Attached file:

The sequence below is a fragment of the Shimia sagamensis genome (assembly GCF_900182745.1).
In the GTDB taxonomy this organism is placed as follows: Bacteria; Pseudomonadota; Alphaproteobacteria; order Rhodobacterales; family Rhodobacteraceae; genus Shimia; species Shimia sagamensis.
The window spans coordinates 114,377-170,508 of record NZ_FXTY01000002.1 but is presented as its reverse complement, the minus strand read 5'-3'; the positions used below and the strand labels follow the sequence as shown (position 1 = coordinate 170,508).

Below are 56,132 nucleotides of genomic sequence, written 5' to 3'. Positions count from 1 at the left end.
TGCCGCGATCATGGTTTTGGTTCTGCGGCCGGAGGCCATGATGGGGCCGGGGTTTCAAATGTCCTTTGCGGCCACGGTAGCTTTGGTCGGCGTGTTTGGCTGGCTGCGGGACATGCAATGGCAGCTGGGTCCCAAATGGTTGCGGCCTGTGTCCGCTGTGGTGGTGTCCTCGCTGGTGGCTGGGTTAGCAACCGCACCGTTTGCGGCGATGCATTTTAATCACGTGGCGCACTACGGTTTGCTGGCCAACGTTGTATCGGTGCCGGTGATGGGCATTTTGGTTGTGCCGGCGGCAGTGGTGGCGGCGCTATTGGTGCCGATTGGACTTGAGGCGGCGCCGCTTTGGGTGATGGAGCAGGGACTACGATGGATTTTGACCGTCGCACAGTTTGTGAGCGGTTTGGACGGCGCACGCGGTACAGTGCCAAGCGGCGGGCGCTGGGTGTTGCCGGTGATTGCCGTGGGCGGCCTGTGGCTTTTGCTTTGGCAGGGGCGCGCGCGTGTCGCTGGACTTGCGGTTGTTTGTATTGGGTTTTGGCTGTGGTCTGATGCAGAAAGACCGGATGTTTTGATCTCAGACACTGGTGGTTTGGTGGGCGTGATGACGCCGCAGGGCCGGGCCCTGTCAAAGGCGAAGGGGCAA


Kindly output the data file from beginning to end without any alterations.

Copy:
The sequence below is a fragment of the Shimia sagamensis genome (assembly GCF_900182745.1).
In the GTDB taxonomy this organism is placed as follows: Bacteria; Pseudomonadota; Alphaproteobacteria; order Rhodobacterales; family Rhodobacteraceae; genus Shimia; species Shimia sagamensis.
The window spans coordinates 114,377-170,508 of record NZ_FXTY01000002.1 but is presented as its reverse complement, the minus strand read 5'-3'; the positions used below and the strand labels follow the sequence as shown (position 1 = coordinate 170,508).

Below are 56,132 nucleotides of genomic sequence, written 5' to 3'. Positions count from 1 at the left end.
TGCCGCGATCATGGTTTTGGTTCTGCGGCCGGAGGCCATGATGGGGCCGGGGTTTCAAATGTCCTTTGCGGCCACGGTAGCTTTGGTCGGCGTGTTTGGCTGGCTGCGGGACATGCAATGGCAGCTGGGTCCCAAATGGTTGCGGCCTGTGTCCGCTGTGGTGGTGTCCTCGCTGGTGGCTGGGTTAGCAACCGCACCGTTTGCGGCGATGCATTTTAATCACGTGGCGCACTACGGTTTGCTGGCCAACGTTGTATCGGTGCCGGTGATGGGCATTTTGGTTGTGCCGGCGGCAGTGGTGGCGGCGCTATTGGTGCCGATTGGACTTGAGGCGGCGCCGCTTTGGGTGATGGAGCAGGGACTACGATGGATTTTGACCGTCGCACAGTTTGTGAGCGGTTTGGACGGCGCACGCGGTACAGTGCCAAGCGGCGGGCGCTGGGTGTTGCCGGTGATTGCCGTGGGCGGCCTGTGGCTTTTGCTTTGGCAGGGGCGCGCGCGTGTCGCTGGACTTGCGGTTGTTTGTATTGGGTTTTGGCTGTGGTCTGATGCAGAAAGACCGGATGTTTTGATCTCAGACACTGGTGGTTTGGTGGGCGTGATGACGCCGCAGGGCCGGGCCCTGTCAAAGGCGAAGGGGCAA